The President, Congress, and the Texas Legislature all have been very active in implementing executive orders, legislation, resolutions, and letters to reduce the federal government’s massive regulatory overreach.
It all started with President Trump’s State of the Union address on Feb. 28, in which he said economic recovery must begin by reducing massive regulations on American businesses.
The next day he signed an executive order directing the Environmental Protection Agency to review a controversial water rule. EPA Administrator Scott Pruitt said he would quickly withdraw the rule initiated by the Obama administration’s EPA.
That same day Rep. Mac Thornberry (R-Texas) filed the Federal Regulatory Certainty for Water Act, H.R. 1261, which would define “navigable waters” as waters that are either “navigable in fact” or those that have permanent or continuously flowing bodies of water that form streams, rivers, lakes and oceans “that are connected to waters that are navigable in fact.”
The order will kick off what will likely be a lengthy process to undo the Waters of the United States (WOTUS) rule, which includes a lawsuit filed by a number of states over the regulation, along with energy, agriculture and development interests. The legal action is in the U.S. Court of Appeals.
In a related issue, Republican leaders from 11 states, including governors and attorneys general, have urged EPA to stop collecting certain emissions information from oil and gas operators.
Texas Attorney General Ken Paxton (R), as well as governors and top lawyers from Alabama, Arizona, Kansas, Kentucky, Louisiana, Mississippi, Montana, Oklahoma, South Carolina and West Virginia, sent a letter to EPA Administrator Pruitt asking the new agency leader to halt information requests initiated by the Obama administration.
“We believe the EPA’s requests to be an unnecessary and onerous burden on oil and gas producers that is more harassment than a genuine search for pertinent and appropriate information,” the letter stated.
Rep. Thornberry also sent a letter to EPA Administrator Pruitt on March 2, asking the agency to rescind the pending “Information Collection Effort for Oil and Gas Facilities” that was issued Nov. 10, 2016.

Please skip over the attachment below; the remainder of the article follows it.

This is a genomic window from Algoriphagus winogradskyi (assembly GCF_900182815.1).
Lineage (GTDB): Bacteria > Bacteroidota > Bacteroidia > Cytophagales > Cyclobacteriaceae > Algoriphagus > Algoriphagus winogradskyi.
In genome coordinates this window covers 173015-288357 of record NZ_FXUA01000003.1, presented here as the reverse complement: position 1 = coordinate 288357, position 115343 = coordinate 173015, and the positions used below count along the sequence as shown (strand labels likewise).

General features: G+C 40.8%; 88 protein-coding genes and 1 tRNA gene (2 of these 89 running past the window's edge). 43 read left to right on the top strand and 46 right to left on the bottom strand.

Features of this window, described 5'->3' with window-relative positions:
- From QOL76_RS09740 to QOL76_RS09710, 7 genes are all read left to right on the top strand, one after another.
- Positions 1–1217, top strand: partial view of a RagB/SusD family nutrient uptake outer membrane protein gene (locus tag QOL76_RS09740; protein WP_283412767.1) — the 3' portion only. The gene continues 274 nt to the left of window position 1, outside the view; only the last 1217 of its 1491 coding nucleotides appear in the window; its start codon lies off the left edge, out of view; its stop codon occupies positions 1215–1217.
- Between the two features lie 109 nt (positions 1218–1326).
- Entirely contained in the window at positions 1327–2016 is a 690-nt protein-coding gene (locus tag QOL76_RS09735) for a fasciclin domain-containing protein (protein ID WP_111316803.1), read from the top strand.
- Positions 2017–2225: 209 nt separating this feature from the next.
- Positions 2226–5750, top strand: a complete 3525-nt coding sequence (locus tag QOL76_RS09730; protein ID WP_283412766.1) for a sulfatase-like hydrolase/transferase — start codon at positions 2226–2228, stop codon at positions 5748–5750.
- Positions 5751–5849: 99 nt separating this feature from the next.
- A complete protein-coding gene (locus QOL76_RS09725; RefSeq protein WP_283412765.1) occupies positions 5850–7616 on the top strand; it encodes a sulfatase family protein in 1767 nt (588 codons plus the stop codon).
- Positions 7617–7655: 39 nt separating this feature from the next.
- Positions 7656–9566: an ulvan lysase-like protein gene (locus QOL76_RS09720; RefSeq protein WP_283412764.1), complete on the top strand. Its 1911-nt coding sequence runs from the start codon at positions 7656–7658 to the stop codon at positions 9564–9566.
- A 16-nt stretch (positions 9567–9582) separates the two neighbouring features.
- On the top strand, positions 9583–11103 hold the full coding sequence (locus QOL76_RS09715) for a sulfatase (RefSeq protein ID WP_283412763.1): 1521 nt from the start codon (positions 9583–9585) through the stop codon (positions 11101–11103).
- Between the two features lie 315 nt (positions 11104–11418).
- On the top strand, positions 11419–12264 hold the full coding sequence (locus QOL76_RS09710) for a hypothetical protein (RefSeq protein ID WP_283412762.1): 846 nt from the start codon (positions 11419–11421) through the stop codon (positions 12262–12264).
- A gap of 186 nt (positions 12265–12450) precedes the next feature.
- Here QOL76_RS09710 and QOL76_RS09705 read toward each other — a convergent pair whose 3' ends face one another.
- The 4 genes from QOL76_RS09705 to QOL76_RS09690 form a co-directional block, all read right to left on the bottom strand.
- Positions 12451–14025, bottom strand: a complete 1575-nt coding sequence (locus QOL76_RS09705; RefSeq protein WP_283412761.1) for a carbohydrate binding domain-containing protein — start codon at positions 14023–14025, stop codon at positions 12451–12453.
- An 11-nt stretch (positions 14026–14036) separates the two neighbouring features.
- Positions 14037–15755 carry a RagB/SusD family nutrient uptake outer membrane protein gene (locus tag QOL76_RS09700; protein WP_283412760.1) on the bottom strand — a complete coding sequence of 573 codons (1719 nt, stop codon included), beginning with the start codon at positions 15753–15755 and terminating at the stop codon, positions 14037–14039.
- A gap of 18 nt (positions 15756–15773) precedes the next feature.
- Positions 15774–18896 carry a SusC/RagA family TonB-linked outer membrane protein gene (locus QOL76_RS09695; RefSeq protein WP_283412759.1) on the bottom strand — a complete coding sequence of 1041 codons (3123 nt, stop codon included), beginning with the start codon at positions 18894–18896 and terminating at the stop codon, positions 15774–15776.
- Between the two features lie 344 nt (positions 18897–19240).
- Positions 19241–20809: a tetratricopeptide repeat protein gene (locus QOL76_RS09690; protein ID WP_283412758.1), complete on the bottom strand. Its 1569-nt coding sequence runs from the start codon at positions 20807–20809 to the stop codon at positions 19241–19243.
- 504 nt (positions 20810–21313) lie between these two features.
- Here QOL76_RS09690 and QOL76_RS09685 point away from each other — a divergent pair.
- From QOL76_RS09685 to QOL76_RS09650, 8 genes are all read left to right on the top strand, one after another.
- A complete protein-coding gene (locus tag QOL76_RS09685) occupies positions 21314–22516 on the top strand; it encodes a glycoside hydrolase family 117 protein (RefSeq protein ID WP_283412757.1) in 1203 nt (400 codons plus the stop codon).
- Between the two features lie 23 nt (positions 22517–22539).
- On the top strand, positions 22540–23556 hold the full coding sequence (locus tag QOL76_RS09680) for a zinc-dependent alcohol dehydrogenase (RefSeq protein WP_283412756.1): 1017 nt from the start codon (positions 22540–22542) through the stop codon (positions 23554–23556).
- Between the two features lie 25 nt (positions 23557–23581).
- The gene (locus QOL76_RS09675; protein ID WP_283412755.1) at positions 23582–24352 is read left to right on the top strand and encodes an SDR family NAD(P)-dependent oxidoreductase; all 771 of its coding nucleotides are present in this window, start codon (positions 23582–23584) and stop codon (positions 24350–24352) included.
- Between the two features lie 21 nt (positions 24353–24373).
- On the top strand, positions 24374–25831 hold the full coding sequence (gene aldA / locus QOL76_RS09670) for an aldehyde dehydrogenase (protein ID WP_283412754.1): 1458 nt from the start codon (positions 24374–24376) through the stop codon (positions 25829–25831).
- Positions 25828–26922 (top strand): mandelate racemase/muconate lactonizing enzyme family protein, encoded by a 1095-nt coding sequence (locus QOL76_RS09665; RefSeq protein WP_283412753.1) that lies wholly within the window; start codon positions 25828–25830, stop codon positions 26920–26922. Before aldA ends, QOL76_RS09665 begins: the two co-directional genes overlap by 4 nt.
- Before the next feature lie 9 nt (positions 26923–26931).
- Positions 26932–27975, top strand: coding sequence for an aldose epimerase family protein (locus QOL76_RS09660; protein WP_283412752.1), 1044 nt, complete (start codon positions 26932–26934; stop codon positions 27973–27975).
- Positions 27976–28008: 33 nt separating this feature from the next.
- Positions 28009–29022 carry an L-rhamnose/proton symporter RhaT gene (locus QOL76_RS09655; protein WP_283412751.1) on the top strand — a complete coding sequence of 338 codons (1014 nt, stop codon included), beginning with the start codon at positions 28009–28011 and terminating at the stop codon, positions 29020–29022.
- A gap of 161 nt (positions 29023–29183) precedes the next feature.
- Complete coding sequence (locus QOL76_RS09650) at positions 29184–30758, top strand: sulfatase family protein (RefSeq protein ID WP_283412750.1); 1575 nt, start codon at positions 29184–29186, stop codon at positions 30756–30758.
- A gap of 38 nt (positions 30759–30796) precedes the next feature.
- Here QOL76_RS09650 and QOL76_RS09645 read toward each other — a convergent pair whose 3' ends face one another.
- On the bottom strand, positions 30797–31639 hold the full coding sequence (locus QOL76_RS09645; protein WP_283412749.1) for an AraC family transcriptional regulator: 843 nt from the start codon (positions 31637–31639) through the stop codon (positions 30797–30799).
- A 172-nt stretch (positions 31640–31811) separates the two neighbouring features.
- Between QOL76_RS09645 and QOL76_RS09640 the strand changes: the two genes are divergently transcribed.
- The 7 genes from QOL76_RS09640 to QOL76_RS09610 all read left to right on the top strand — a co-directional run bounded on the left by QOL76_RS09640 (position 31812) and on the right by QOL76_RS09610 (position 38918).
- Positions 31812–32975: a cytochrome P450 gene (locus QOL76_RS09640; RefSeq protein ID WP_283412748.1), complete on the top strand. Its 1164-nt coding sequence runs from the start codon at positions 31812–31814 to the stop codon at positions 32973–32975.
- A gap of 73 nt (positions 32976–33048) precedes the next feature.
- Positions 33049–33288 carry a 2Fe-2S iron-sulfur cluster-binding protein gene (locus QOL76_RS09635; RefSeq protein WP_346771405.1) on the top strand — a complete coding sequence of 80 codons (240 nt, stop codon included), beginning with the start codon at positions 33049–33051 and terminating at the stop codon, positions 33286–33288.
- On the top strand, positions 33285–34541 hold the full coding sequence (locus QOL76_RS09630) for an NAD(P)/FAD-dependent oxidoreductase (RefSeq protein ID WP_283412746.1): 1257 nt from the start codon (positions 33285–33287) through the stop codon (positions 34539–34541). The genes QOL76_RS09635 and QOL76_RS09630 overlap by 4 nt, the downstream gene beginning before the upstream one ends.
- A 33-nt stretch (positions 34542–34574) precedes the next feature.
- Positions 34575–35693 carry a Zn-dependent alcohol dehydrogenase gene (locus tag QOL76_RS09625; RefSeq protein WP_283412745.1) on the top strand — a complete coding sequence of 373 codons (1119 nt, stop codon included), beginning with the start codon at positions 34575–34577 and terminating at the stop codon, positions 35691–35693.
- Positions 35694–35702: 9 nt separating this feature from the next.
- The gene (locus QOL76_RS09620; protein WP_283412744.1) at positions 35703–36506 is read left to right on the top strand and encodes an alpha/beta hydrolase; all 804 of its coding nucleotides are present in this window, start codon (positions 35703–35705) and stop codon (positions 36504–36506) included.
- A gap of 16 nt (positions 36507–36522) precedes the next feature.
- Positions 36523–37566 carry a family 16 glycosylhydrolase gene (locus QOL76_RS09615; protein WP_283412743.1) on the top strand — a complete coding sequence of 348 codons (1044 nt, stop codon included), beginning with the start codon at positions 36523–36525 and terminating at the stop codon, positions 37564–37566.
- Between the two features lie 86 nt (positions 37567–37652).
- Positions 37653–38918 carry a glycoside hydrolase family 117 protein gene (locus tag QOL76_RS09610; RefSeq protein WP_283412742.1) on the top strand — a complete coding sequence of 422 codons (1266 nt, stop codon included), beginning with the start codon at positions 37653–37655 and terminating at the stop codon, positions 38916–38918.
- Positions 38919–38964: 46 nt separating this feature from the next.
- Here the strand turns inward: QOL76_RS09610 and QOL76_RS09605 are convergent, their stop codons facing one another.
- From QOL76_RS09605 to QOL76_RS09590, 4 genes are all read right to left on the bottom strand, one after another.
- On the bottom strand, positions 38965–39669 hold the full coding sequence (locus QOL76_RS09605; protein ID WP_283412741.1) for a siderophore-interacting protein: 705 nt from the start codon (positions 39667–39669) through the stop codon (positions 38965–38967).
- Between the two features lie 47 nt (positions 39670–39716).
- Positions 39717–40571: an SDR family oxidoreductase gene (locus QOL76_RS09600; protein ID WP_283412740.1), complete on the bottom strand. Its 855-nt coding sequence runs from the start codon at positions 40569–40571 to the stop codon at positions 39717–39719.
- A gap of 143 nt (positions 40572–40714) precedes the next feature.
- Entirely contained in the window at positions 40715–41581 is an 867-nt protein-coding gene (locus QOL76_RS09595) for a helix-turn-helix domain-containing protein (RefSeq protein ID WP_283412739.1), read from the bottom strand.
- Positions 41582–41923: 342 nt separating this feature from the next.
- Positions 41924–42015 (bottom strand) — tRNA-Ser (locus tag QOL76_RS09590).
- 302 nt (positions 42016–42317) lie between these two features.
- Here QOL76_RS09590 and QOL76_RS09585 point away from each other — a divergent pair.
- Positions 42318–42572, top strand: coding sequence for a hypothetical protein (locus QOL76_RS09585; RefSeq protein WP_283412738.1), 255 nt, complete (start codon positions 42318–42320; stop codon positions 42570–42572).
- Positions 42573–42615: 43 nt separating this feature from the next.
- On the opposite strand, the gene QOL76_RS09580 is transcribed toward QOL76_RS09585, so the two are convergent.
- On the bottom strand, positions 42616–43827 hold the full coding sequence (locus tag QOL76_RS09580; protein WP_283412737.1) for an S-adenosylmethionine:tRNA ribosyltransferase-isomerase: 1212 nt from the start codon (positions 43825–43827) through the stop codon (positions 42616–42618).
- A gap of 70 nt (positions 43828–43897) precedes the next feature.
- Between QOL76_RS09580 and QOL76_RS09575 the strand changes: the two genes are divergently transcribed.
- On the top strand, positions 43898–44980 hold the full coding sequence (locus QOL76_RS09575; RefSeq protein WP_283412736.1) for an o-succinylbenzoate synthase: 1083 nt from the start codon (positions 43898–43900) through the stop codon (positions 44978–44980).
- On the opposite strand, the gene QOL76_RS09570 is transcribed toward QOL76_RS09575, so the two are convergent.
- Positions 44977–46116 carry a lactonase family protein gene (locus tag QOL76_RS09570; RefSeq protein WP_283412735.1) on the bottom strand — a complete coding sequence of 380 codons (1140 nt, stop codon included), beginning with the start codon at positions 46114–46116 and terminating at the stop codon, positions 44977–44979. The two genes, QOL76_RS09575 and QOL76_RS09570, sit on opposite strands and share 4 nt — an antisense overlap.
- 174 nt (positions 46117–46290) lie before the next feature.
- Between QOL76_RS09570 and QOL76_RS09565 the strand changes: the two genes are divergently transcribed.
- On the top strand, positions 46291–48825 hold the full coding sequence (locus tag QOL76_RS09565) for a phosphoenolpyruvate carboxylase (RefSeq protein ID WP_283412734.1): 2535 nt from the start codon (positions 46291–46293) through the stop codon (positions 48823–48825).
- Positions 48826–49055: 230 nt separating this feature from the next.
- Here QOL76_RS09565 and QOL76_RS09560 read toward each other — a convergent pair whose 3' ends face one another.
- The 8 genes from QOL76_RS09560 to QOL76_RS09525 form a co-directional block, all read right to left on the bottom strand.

“Within your rules and regulations, I respectfully ask that you fully rescind the oil and gas ICR, “ Thornberry said.
“We believe the EPA’s requests to be an unnecessary and onerous burden on oil and gas producers that is more harassment than a genuine search for pertinent and appropriate information,” the letter stated from the states of Alabama, Arizona, Kansas, Kentucky, Louisiana, Mississippi, Montana, Oklahoma, South Carolina and West Virginia.
Obama’s EPA kicked off a formal survey last year, requiring 15,000 “owner/operators” in several sections of the oil and gas industry to provide information about controls that could reduce emissions of greenhouse gasses, including methane.
The survey was part of the methane rule that is also being challenged in the court.
The U.S. House of Representatives got into the act, too, passing by a 241-184 vote the Office of Information and Regulatory Affairs Insight, Reform and Accountability Act.
The bill seeks to reduce the size of federal regulatory agencies and reduce the authority of unelected bureaucrats. This bill strengthens Congressional authority over the Office of Information and Regulatory Affairs to ensure it functions effectively as the first line of defense to stop overly burdensome regulations.
While the Senate was confirming Rep. Ryan Zinke (R-Mont.) as Interior secretary, the Interior Department was publishing a notice postponing its regulation amending oil, natural gas, and coal royalty valuation. The rule, which has been embroiled in a legal battle, makes significant changes to the royalty valuation methods that impose a complex framework for operating on federal and tribal lands.
In the Texas Legislature, the chairmen of the Texas House and Senate energy committees in the Texas Legislature filed two concurrent resolutions calling on the federal government to work with Texas to unravel “the harmful, overreaching regulations that have been implemented over the past eight years, which were largely aimed at negatively impacting the oil and gas industry.”
Specifically, Senate Concurrent Resolution 26 filed by Senator Craig Estes (R-Wichita Falls) and House Concurrent Resolution 84 filed by Representative Drew Darby (R-San Angelo) strongly urge Congress and the new administration to closely review these onerous regulations in order to determine whether these rules should be revised, repealed, or alternatively, delegated back to the states to implement and enforce.
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